Monday, December 31, 2012

Come and Get It

The field of education currently has an insatiable appetite when it comes to data, and there is quite the buffet of sites out there presenting an assortment of flavors. This will be the first in a series of posts about sites that showcase educational research and data. So, pull up a chair and dig in.

Civil Rights Data Collection

Click here to visit the collection. No admission fee.

The Civil Rights Data Collection contains data sets about enrollment demographics; pre-K; math and science courses; AP, SAT, and ACT results; discipline records; incidences of bullying; school expenditures, and teacher experience. You can run customized reports for (large) schools or districts---very handy for looking at the breakdown of enrollment or discipline by different demographics. Data is currently available through 2009, with promised updates in the near future. You also have the ability to make comparisons across schools and districts.

ED Data Express

Touch here to check out ED Data Express. Ooo...that tickles!

If you head over to ED Data Express, you can get a different sort of overview of the states. Data from federal programs, such as Title I, Title IIA, and Migrant/Bilingual (Title III), can be sorted and analyzed. There is also information on graduation rates, NAEP results, and other comparative factors.

National Center for Education Statistics

You can check out the NCES by clicking here. C'mon. You know you want to.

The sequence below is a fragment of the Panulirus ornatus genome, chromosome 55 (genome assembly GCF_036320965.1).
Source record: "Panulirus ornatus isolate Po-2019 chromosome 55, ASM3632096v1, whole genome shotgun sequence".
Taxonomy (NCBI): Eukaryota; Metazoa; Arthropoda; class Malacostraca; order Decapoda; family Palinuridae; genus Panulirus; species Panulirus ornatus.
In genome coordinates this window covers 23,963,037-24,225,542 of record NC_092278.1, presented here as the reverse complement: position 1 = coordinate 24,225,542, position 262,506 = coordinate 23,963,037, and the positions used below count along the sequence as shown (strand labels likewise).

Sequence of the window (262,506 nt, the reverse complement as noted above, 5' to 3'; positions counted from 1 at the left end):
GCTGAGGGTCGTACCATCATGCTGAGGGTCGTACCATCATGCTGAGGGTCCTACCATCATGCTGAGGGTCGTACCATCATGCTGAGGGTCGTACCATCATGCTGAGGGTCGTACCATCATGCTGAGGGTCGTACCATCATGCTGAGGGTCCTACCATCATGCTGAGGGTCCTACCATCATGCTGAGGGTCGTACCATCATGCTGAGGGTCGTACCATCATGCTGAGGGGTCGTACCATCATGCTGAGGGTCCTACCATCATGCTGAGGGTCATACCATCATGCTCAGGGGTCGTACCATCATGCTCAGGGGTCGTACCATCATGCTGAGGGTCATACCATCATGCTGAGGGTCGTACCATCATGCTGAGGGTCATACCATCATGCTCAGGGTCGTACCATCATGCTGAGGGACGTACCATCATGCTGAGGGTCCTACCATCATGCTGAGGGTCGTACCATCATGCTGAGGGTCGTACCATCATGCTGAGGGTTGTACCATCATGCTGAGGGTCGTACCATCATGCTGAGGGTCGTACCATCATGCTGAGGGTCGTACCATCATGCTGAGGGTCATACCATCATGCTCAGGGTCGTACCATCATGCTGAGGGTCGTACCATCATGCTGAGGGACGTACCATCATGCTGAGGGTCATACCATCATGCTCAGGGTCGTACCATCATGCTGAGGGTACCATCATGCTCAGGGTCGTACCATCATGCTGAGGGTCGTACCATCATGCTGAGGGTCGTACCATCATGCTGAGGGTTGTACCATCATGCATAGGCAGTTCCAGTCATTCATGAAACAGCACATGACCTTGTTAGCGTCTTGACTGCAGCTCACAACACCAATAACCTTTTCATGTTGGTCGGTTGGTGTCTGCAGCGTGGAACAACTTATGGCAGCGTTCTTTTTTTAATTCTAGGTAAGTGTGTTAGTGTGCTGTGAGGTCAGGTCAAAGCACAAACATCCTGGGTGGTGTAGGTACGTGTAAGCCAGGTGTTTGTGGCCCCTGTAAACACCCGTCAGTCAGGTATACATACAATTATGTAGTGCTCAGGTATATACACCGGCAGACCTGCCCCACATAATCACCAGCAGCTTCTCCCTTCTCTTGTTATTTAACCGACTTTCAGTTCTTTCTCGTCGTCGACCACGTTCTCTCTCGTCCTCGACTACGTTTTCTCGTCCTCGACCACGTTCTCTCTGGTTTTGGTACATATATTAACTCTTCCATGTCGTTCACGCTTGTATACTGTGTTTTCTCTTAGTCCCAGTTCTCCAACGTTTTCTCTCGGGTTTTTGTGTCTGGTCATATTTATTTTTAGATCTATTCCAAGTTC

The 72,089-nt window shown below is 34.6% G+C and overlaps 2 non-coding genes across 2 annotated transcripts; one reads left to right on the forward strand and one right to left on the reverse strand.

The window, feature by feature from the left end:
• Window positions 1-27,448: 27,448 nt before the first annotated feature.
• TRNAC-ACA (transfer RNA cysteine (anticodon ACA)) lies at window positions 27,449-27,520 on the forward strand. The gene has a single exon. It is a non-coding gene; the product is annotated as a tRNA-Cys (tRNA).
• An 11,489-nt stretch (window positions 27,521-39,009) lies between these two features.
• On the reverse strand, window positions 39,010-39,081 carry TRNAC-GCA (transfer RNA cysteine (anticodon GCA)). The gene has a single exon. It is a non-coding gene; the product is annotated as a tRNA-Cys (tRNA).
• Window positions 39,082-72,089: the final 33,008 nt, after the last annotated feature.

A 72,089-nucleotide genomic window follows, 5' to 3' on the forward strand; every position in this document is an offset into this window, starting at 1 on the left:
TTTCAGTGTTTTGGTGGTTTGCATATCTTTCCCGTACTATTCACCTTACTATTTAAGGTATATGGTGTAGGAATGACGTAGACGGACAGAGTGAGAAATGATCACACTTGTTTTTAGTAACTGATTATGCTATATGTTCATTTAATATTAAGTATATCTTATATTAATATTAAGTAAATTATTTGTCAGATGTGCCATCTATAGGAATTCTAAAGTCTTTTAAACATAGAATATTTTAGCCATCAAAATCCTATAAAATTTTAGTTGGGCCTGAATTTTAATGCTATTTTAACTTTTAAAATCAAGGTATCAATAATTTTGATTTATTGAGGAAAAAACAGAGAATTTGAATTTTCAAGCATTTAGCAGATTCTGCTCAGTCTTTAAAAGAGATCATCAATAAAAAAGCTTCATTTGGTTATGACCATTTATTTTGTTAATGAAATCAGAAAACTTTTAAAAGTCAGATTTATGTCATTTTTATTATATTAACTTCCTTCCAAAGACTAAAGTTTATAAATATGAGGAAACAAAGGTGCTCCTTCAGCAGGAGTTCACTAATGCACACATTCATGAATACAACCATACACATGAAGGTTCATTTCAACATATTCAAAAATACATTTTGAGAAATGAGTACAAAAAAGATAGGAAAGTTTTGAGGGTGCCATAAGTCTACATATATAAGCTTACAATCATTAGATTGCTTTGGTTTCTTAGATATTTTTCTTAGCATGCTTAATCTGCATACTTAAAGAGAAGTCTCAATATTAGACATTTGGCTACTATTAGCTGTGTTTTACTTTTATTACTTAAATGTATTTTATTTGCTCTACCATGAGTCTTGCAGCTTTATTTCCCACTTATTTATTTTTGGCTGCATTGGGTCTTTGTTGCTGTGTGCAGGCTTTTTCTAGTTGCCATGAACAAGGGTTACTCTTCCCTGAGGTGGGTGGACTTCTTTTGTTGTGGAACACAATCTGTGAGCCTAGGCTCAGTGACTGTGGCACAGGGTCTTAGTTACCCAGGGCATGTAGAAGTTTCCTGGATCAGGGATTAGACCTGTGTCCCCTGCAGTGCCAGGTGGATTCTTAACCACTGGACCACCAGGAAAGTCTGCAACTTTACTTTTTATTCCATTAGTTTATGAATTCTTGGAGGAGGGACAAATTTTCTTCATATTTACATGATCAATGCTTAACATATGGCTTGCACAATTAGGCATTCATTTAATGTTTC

The grand-daddy of them all is the National Center for Education Statistics. There could be several posts about just this one site. There is so much there to explore. You can download questions used on the NAEP...sift through national research initiative...find out about various statewide initiatives to build sites for public educational data...and much much more.

For most classroom-level purposes, these data sites are interesting...but not useful. The lens is pretty wide for these sites. However, looking at the world from a school or district viewpoint, these sites start to get interesting. They change the introspective focus we tend to have and get us thinking about a wider set of factors. A child is far more than a test score (regardless of what the feds say), and these data sets let you see a bigger picture. Is our school/district "normal"? By what sorts of measures---demographics, enrollment in science courses, how we spend our Title IIA dollars? What do we want for our kids and what do schools "look like" that have those attributes? These datasets will allow you to dig into background in ways that were not available even a few years ago. So go poke around...see what questions they bring to mind.

I'll have another post in the near future to showcase a few more sites. Do you have a suggestion to add to the list? Let me know and I'll include it.

Happy New Year!

1 comment: